Tech companies have joined a lawsuit against the Department of Homeland Security over new guidelines that would affect thousands of international students seeking degrees in the United States.
Under guidelines issued last week by Immigration and Customs Enforcement (ICE), the government would not allow foreign students whose universities transition to online-only courses to remain in the United States this fall semester. Students who don’t comply with the rule change risk deportation.
“These students contribute substantially to the U.S. economy when they are resident in the United States,” the companies said in a brief Monday.
Harvard President Larry Bacow told CNN that the guidelines appear to have been “designed purposefully to place pressure on colleges and universities to open their on-campus classrooms for in-person instruction this fall, without regard to concerns for the health and safety of students, instructors, and others.”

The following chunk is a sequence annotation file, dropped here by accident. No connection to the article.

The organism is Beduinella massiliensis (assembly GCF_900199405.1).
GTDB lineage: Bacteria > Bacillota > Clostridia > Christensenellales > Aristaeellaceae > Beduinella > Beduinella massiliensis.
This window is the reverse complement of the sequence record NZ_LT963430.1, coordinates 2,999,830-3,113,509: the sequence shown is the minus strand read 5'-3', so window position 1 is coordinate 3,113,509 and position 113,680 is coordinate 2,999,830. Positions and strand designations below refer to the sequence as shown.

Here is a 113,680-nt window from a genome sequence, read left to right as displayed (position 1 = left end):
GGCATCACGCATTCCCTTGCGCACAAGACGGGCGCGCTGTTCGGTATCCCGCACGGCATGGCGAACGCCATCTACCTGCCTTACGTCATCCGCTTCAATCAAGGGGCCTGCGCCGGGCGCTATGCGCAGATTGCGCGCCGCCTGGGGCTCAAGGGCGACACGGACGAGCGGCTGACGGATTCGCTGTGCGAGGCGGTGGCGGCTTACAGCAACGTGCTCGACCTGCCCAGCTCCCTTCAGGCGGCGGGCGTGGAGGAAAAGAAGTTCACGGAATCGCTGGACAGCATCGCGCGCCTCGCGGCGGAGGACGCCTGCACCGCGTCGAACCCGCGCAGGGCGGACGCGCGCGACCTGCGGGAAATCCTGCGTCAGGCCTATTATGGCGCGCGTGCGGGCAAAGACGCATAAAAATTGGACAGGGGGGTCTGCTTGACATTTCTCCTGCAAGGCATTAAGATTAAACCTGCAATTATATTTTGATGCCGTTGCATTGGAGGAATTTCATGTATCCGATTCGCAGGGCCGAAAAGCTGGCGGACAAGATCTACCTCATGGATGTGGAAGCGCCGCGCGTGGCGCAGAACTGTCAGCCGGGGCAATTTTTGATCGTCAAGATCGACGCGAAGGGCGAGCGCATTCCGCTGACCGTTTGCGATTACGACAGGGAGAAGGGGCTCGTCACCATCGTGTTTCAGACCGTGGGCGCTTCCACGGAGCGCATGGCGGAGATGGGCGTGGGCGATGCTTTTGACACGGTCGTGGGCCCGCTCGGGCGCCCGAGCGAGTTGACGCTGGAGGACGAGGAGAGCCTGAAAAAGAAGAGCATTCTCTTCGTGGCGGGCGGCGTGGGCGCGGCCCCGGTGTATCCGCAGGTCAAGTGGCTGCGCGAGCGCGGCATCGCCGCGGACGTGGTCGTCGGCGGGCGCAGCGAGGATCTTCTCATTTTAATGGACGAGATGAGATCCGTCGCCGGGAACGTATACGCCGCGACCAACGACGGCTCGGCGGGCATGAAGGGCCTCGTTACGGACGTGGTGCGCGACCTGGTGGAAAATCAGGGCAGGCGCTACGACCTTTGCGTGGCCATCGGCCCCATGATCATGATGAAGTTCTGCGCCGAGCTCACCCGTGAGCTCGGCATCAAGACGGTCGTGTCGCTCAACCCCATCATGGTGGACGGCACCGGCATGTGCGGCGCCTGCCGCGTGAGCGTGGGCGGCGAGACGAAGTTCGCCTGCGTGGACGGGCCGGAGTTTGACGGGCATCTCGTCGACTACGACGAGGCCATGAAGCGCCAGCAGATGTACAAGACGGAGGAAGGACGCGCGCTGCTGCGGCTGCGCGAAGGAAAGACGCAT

Crucial to widening the talent pool
Other tech companies that have joined the suit include Spotify, Salesforce, Adobe, Dropbox, Github, Linkedin, Paypal, and Twitter. The companies argue that the policy will "inflict significant harm" on their businesses.
"America's future competitiveness depends on attracting and retaining talented international students," the companies said, adding that people who come to the U.S. as international students are “also essential to educating the next generation of inventors.”
Attorneys-general from 17 states and the District of Columbia have filed a separate lawsuit seeking to put the rule on hold.
“The Trump Administration didn’t even attempt to explain the basis for this senseless rule, which forces schools to choose between keeping their international students enrolled and protecting the health and safety of their campuses,” said Massachusetts Attorney General Maura Healey, whose office is leading the coalition of states suing the federal government.